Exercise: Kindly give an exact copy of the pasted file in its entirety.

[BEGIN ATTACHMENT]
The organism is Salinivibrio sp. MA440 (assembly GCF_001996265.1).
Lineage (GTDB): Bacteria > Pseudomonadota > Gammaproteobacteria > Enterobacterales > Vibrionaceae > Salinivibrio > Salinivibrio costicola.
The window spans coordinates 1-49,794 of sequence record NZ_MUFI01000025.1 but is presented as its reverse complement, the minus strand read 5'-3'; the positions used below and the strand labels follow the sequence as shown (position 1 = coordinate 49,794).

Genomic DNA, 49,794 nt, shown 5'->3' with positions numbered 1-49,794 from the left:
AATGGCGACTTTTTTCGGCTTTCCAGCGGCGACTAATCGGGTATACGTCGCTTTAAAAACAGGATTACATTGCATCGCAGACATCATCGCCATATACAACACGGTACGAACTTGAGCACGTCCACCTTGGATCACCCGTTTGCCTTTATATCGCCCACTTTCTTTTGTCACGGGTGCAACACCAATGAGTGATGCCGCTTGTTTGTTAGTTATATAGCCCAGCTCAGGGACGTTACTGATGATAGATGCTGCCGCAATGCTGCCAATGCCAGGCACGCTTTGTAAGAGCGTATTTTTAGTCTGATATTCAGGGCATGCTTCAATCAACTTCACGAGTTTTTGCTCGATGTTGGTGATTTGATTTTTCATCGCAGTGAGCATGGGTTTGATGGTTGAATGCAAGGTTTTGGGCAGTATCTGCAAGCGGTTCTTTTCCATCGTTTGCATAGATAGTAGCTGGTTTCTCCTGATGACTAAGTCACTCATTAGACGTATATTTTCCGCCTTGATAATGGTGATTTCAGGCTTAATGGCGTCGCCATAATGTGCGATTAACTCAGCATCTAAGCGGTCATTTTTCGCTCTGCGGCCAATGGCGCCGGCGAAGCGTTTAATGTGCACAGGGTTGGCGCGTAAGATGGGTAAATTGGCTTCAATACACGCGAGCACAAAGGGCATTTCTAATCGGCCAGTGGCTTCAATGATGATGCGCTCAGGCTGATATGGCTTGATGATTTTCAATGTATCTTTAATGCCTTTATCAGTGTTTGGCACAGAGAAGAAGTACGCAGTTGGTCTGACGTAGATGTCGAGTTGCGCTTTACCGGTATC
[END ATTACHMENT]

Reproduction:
The organism is Salinivibrio sp. MA440 (assembly GCF_001996265.1).
Lineage (GTDB): Bacteria > Pseudomonadota > Gammaproteobacteria > Enterobacterales > Vibrionaceae > Salinivibrio > Salinivibrio costicola.
The window spans coordinates 1-49,794 of sequence record NZ_MUFI01000025.1 but is presented as its reverse complement, the minus strand read 5'-3'; the positions used below and the strand labels follow the sequence as shown (position 1 = coordinate 49,794).

Genomic DNA, 49,794 nt, shown 5'->3' with positions numbered 1-49,794 from the left:
AATGGCGACTTTTTTCGGCTTTCCAGCGGCGACTAATCGGGTATACGTCGCTTTAAAAACAGGATTACATTGCATCGCAGACATCATCGCCATATACAACACGGTACGAACTTGAGCACGTCCACCTTGGATCACCCGTTTGCCTTTATATCGCCCACTTTCTTTTGTCACGGGTGCAACACCAATGAGTGATGCCGCTTGTTTGTTAGTTATATAGCCCAGCTCAGGGACGTTACTGATGATAGATGCTGCCGCAATGCTGCCAATGCCAGGCACGCTTTGTAAGAGCGTATTTTTAGTCTGATATTCAGGGCATGCTTCAATCAACTTCACGAGTTTTTGCTCGATGTTGGTGATTTGATTTTTCATCGCAGTGAGCATGGGTTTGATGGTTGAATGCAAGGTTTTGGGCAGTATCTGCAAGCGGTTCTTTTCCATCGTTTGCATAGATAGTAGCTGGTTTCTCCTGATGACTAAGTCACTCATTAGACGTATATTTTCCGCCTTGATAATGGTGATTTCAGGCTTAATGGCGTCGCCATAATGTGCGATTAACTCAGCATCTAAGCGGTCATTTTTCGCTCTGCGGCCAATGGCGCCGGCGAAGCGTTTAATGTGCACAGGGTTGGCGCGTAAGATGGGTAAATTGGCTTCAATACACGCGAGCACAAAGGGCATTTCTAATCGGCCAGTGGCTTCAATGATGATGCGCTCAGGCTGATATGGCTTGATGATTTTCAATGTATCTTTAATGCCTTTATCAGTGTTTGGCACAGAGAAGAAGTACGCAGTTGGTCTGACGTAGATGTCGAGTTGCGCTTTACCGGTATC